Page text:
If you’ve been following my fitness adventures, you know that I took part in my first ever Reebok Spartan Race last summer. I also recently visited Pursuit OCR (you can see my post here), the first Canadian indoor obstacle course to train for this summer’s Spartan Race. The Spartan Race is one of the hardest things I’ve ever done physically in my life but also one of the most fun I’ve ever had during a race. I’m thrilled to share with you today my interview with an inspiring woman and athlete, the 2013 Reebok Spartan Race World Champion, Amelia Boone. I can’t even imagine what it must be like to be the champion of one Spartan Race, let alone be the world champion. What a feat! I’m thrilled that Amelia agreed to answer a few questions on her journey thus far. Hope you’ll enjoy!
1) What first got you interested in fitness? When did you start being really active?
Fitness has always been a part of my life from a young age. I was a year-round athlete, shuttling from one sport to another my entire childhood. Even in college and law school, when I didn’t play any formal sports, I still would go for runs and hit the gym for stress release. It wasn’t until I graduated law school when I started really focusing on athletics (late in life, I know!) – I ran my first obstacle race with fellow attorneys at my law firm, and then just got hooked. Doing obstacle races made me realize I needed more strength work in my routine, so I added CrossFit to running, and found a nice balance.
2) You are the 2013 Reebok Spartan Race World Champion, what kind of training is required to obtain such a title? What is your training regimen like?
Reebok Spartan Race is a great mix of endurance and strength. You need to have a great aerobic capacity and a strong running background, but you also need to balance that with upper body strength. So training is always a balancing act finding the perfect mix of the two. I generally run or do longer endurance workouts 5 days a week, and then add in CrossFit or other strength training 3-4 days a week. I take one full rest day a week (though I will do some mobility work and go for a walk or do a light spin on a bike for 15 minutes or so to keep blood flowing).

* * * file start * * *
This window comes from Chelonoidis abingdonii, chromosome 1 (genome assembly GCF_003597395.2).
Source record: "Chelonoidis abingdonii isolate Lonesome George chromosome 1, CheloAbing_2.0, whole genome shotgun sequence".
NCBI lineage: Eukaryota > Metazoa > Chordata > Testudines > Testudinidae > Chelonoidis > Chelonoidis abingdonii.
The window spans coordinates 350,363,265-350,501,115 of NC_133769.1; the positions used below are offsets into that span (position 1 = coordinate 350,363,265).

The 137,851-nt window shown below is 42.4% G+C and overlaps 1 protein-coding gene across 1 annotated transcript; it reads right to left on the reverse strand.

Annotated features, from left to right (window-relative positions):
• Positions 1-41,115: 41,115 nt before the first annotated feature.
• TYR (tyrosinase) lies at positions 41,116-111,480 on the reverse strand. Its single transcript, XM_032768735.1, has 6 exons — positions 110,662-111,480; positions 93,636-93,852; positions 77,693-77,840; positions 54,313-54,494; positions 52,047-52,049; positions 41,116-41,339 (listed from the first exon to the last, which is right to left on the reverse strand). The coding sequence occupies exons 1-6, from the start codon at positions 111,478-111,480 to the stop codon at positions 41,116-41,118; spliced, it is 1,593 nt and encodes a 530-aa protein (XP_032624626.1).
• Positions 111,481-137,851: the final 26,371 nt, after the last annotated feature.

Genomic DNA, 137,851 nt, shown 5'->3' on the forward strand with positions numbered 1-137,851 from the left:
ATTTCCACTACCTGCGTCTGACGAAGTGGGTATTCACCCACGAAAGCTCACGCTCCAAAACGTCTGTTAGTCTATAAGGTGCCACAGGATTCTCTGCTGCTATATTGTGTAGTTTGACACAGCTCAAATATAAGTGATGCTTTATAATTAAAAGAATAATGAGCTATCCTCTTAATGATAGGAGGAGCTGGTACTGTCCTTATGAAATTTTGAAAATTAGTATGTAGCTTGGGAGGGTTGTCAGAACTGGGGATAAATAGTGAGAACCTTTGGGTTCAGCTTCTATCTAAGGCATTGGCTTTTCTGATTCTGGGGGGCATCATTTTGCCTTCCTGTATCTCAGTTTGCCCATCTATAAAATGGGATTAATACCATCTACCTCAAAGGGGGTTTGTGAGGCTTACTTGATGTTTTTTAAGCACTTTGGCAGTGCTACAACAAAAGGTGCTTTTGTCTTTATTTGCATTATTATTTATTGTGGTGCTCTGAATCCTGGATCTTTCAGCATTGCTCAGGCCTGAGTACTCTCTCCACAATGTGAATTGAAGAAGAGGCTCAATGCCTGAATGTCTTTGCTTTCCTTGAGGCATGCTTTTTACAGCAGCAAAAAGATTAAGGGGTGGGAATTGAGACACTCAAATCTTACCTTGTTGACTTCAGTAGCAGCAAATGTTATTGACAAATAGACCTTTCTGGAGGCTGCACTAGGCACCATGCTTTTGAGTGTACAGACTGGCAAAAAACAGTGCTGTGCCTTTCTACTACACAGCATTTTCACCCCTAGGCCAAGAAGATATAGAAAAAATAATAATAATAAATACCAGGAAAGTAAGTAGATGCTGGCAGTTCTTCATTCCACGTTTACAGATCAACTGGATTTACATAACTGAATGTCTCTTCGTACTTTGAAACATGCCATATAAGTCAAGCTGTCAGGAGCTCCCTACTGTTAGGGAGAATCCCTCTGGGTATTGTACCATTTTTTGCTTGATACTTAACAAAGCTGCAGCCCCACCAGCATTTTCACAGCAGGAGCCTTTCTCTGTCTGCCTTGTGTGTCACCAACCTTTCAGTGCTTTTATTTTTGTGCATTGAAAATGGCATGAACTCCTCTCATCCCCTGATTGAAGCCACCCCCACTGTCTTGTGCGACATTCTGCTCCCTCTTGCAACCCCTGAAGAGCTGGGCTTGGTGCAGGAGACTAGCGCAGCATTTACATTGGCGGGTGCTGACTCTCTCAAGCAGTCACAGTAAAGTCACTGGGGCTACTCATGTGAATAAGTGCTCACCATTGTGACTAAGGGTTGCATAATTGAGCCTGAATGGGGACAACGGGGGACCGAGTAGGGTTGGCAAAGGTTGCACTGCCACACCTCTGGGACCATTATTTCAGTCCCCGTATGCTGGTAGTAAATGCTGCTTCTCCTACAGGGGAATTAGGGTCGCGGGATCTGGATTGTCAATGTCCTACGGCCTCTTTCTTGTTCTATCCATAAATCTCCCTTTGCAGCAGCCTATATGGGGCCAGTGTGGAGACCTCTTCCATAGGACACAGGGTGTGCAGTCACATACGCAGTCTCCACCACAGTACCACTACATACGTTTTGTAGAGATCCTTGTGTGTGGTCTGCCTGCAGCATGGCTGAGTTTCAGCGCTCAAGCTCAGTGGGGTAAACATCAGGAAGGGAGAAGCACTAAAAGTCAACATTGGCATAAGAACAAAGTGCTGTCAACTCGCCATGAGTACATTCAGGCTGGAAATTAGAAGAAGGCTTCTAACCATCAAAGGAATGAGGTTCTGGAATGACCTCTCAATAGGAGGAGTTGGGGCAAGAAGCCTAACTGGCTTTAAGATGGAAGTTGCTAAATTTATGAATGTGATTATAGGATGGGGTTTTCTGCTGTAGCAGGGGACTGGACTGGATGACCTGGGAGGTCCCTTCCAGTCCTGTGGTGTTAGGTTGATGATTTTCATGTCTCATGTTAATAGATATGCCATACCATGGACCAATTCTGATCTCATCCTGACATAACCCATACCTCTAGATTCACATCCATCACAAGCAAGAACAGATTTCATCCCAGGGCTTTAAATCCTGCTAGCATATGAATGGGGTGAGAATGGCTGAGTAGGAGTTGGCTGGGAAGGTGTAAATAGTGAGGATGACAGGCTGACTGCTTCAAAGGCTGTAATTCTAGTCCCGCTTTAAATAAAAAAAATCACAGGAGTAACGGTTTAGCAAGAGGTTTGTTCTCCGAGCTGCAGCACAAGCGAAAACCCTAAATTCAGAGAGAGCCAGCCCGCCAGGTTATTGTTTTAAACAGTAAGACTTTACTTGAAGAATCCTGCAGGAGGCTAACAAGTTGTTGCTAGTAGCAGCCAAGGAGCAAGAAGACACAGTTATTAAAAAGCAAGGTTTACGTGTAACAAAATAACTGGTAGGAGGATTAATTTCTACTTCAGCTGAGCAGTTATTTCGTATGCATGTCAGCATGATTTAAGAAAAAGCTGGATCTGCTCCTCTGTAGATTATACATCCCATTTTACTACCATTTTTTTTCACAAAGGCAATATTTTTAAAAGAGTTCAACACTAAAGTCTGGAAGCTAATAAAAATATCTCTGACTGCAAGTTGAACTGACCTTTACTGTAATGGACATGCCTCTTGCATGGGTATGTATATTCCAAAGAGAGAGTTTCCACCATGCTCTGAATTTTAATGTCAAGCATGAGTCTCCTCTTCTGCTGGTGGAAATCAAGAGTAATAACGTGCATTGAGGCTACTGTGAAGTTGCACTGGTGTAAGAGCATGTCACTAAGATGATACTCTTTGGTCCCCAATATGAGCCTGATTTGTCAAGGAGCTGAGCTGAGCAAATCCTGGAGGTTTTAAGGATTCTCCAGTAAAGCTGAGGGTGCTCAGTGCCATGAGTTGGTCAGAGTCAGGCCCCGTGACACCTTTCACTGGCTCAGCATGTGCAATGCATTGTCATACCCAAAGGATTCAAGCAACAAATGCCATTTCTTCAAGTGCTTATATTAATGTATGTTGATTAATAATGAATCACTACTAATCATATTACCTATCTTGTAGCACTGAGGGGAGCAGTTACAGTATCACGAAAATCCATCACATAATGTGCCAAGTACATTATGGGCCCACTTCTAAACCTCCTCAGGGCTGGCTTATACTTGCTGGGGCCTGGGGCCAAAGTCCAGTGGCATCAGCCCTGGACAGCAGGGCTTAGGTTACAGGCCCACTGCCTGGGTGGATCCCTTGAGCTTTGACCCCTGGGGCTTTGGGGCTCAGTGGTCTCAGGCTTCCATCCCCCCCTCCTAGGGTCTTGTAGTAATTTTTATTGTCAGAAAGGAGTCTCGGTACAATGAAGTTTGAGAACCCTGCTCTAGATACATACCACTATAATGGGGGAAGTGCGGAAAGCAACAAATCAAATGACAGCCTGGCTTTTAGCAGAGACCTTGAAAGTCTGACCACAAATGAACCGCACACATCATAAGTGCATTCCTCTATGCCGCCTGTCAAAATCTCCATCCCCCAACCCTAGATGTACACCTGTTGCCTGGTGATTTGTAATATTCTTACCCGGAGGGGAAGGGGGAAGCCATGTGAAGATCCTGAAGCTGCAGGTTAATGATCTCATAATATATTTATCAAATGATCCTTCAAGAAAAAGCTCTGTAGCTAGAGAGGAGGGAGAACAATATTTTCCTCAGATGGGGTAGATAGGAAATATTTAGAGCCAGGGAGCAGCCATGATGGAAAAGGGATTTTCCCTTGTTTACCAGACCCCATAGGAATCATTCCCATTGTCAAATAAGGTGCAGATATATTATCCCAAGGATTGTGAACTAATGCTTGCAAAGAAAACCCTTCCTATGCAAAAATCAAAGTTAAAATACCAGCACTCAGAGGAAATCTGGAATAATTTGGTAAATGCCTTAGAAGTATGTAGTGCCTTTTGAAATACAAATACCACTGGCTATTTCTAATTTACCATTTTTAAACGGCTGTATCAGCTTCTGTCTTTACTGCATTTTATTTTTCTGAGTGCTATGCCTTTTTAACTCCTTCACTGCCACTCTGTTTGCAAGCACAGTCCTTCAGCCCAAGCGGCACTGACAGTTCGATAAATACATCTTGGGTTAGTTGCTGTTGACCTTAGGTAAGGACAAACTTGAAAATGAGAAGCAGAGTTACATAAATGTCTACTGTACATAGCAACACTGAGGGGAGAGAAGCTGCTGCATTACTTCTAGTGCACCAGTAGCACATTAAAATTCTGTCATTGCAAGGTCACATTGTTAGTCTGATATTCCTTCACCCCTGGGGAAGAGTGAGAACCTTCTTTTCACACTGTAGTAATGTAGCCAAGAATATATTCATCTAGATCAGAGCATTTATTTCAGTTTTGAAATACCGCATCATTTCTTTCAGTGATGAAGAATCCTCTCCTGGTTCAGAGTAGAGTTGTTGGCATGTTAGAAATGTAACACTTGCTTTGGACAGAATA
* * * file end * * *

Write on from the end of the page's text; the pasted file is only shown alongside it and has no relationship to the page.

3) There seems to be more and more women interested in races like the Reebok Spartan Race, why do you think that is? How are women seen in the circuit?
I think women are looking for ways to push themselves physically and mentally. And women more and more are seeing that being strong is pretty awesome, and there’s no better mix of strength and athleticism than a Reebok Spartan Race. The numbers of women in the circuit is growing, and more and more, we are beating men. While I love to compete against other women, I always check the overall standings at the end of the race – I love to see how I stack up against the field as a whole.
4) For those interested in getting into these kinds of races/obstacle courses, what advice would you have for them?
I always tell people that anyone can get through a race. You may fail some obstacles, may have to walk some, but you learn what you need to work on and come back stronger. A great introduction is to get together with a group of friends and do one as a team. There are all ages and abilities out there conquering a course – you’ll always find a helping hand.
5) What are your next fitness goals? What objectives have you set for yourself?
I’m always kind of looking for the next challenge and the next way to push my physical limits. I’ve had great success in Reebok Spartan, and will continue to run those, but I’m looking at venturing into doing more ultra marathons this year – I have a few 100k’s and a 100 miler on the race calendar.